Saturday, June 13, 2015

HPAI (Highly Pathogenic Avian Influenza) H5N2 ....something you might want to keep track of

Avian Influenza has been on the radar for quite a while as it has shown transmission from birds to humans and there have been minor outbreaks in several countries in Asia. Influenza virus is typically classified by the 2 major surface antigens H and N . There is a strain currently causing a major problem in the US bird and poultry population that may lead to problems at your grocery store. While infections in people make the news ,infections in chickens and turkeys usually dont. Here is an update on the current outbreak in the US that you should follow.
Heres a link to some data on the latest outbreak

" 7 additional cases of the highly pathogenic H5N2 avian influenza virus have been confirmed by the United States Department of Agriculture Animal and Health Inspection Service (APHIS).  Outbreaks occurred in Iowa at turkey farms in Hamilton County (19,600 birds) and Sac County (42,200 birds).  In Minnesota, outbreaks were reported at turkeys farms in Brown County (39,000 birds), Kandiyohi County (4,000 birds), and Renville County (4,800 birds) and a chicken farm in Renville County (15,000 birds).  Nebraska reported an outbreak in a backyard flock in Dixon County.  To prevent further spread of the disease, all affected premises have been quarantined, and the surviving birds culled. Premises in four counties in Arizona were placed under quarantine Friday (6/12/15) because they had received chicken, quail or pheasant birds or eggs from a farm in Iowa in the week before H5N2 was detected. The Iowa farm is suspected to have shipped similar samples to other parts of the country. Follow up investigation, including laboratory testing, is being conducted."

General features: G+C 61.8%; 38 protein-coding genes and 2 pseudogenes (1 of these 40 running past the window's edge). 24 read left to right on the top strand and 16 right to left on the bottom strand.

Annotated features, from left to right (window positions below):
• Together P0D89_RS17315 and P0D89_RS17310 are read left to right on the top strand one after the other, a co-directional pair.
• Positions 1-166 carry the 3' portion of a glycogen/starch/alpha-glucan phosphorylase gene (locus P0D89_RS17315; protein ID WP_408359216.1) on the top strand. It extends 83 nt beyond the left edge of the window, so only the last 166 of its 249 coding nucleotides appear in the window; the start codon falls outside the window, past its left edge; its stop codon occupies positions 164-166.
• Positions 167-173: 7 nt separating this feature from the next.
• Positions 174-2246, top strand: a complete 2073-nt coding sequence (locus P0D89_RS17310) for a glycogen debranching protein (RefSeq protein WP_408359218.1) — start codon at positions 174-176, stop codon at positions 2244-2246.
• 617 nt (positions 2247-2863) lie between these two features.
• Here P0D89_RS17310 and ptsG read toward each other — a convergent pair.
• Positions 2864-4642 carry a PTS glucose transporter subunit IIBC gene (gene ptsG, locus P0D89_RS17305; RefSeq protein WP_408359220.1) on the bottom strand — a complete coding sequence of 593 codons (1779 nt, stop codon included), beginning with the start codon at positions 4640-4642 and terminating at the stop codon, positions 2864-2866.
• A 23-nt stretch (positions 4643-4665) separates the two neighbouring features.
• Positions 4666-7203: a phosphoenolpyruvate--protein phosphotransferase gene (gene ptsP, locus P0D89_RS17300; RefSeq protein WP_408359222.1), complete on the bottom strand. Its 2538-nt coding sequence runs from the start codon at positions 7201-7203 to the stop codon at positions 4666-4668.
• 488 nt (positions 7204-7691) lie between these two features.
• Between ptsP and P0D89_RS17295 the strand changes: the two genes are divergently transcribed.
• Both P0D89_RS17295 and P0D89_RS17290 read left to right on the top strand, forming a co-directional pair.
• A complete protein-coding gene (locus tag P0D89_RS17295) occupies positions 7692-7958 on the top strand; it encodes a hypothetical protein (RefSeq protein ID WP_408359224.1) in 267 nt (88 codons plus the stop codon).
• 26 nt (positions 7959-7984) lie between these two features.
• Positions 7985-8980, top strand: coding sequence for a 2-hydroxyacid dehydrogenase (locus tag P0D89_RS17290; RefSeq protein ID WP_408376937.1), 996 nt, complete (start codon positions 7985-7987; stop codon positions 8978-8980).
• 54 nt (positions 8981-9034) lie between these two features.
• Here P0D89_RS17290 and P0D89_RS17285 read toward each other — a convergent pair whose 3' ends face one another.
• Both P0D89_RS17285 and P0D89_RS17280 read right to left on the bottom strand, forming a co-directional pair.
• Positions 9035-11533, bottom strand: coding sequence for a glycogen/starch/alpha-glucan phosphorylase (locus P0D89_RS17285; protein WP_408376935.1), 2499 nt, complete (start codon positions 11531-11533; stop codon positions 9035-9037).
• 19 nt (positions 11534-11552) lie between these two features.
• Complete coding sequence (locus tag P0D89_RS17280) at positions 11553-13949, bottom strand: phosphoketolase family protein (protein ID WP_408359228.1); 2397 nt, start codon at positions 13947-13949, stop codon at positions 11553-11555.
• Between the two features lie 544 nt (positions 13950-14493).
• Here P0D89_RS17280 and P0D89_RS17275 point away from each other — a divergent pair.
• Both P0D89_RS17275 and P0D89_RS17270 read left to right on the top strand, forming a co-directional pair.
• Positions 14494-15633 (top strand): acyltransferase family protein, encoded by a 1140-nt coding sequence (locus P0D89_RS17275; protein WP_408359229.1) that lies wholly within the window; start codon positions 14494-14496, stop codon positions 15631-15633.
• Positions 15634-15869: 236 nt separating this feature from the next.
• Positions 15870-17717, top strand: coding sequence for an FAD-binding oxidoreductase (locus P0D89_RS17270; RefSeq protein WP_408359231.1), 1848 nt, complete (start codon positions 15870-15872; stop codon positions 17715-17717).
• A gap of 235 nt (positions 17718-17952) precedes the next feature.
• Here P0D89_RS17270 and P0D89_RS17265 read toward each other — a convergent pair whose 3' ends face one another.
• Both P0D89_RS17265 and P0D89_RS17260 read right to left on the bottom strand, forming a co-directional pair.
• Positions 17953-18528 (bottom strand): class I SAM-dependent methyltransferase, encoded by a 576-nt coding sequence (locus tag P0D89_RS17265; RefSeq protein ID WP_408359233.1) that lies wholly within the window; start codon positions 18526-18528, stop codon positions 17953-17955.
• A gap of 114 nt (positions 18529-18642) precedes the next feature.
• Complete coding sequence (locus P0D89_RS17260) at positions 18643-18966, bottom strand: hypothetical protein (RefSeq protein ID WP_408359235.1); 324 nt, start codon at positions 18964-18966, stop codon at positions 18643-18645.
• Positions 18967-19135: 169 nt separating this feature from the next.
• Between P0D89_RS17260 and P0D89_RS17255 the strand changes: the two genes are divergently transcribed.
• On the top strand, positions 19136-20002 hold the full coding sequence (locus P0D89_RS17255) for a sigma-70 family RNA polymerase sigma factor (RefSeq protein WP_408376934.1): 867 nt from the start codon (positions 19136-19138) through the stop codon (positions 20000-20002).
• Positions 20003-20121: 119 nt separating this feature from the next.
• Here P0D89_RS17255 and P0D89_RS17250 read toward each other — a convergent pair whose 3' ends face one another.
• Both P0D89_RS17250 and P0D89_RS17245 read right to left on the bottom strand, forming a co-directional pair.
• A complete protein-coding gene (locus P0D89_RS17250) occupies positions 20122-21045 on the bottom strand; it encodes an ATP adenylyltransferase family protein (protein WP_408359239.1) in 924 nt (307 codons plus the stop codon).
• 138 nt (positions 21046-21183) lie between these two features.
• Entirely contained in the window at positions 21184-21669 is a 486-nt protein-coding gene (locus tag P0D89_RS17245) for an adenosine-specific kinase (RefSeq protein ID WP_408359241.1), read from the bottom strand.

While this sounds like a lot of birds (and it is) its still a small percentage of the overall commercial bird population. It still points out that this could be devastating to our domestic poultry production and make your fried chicken dinner more costly than you are used to . Lets hope we can get a handle on its spread or we may be even more thankful for that Turkey this Thanksgiving.

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